Posted by Mary Wimberley on 2011-10-12

 

Continuing legal and administrative issues related to the April, 2010, Gulf Coast oil spill will be the topic of a program presented by Samford University’s Cumberland School of Law Tuesday, Oct. 18. The public is invited to the 4:30 p .m. discussion in the moot courtroom of Robinson law building.

A panel of legal experts will discuss the response of the justice system and identify the process in place for compensating victims of the massive spill caused by the explosion of the BP Deepwater Horizon drilling rig.

Panelists will be Alabama attorney general Luther Strange and environmental law specialists Rhon Jones and  Greg Hawley. Strange is the lead attorney general for all states filing claims against BP.

Cumberland dean John L. Carroll will moderate the panel. A former U.S. District Judge, Carroll serves as an appointed appeals judge in the oil spill administrative claims process.

Strange and Jones will discuss the progress of the numerous lawsuits pending in U.S. District Court in New Orleans, La. Jones is a member of Montgomery’s Beasley Allen law firm, where he manages its toxic torts/environmental section. He is one of 15 attorneys chosen for the plaintiffs’ steering committee in the multi-district litigation related to the oil spill.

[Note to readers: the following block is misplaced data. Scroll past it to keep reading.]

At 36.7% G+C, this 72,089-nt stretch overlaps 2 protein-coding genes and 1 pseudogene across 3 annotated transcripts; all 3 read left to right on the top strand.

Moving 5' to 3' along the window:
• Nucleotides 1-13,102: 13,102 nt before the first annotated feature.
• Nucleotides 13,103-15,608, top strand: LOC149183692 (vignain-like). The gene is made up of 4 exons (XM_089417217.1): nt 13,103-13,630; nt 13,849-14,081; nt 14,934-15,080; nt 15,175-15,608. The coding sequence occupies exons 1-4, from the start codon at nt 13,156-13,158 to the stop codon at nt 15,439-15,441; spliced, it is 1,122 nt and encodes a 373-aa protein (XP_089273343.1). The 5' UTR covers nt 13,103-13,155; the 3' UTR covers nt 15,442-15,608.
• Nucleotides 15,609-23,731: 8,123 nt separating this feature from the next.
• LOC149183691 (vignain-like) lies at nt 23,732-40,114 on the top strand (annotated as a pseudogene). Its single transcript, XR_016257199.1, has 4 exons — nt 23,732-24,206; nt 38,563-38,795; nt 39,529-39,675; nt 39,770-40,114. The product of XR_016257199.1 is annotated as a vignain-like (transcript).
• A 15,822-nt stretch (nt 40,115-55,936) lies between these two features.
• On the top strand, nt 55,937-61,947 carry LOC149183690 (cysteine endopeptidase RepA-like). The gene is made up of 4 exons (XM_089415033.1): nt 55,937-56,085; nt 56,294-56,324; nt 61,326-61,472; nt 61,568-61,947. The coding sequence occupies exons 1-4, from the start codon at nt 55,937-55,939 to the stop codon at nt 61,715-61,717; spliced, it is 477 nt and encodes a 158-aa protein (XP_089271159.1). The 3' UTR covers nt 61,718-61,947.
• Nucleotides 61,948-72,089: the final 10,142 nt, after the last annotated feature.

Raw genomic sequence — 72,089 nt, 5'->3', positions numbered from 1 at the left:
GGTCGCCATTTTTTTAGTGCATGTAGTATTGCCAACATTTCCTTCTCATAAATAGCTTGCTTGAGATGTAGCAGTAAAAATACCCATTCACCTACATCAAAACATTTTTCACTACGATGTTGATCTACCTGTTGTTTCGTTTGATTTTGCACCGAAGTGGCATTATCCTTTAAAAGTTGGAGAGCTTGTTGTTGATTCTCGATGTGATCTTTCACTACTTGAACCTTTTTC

Hawley will address the claims process that is under the supervision of claims administrator Kenneth Feinberg. A member of Birmingham’s White Arnold & Dowd law firm, Hawley has represented defendants in many environmental tort, products liability and mass tort class actions.

The disaster, widely recognized as the nation’s worst offshore oil spill, has generated more legal claims than any environmental disaster in history. The explosion killed 11 workers and injured 17 others,   creating an environmental and economic disaster affecting the entire Gulf Coast region.

Tuesday’s program is sponsored by Cumberland’s Cordell Hull Speakers Forum and Environmental Law Society. Sims Rhyne, a third-year law student from Jacksonville, Fla.,  is chair of  the 2011-12 Cordell Hull Speakers Forum. Ruth McVay, a third-year law student from Birmingham, is president of the Environmental Law Society.

 

 
Samford is a leading Christian university offering undergraduate programs grounded in the liberal arts with an array of nationally recognized graduate and professional schools. Founded in 1841, Samford is the 87th-oldest institution of higher learning in the United States. The Wall Street Journal ranks Samford 1st nationally for student engagement and U.S. News & World Report ranks Samford 66th in the nation for best undergraduate teaching and 104th nationally for best value. Samford enrolls 5,683 students from 47 states and 19 countries in its 10 academic schools: arts, arts and sciences, business, divinity, education, health professions, law, nursing, pharmacy and public health. Samford fields 17 athletic teams that compete in the tradition-rich Southern Conference, and ranks 3rd nationally for its Graduation Success Rate among all NCAA Division I schools.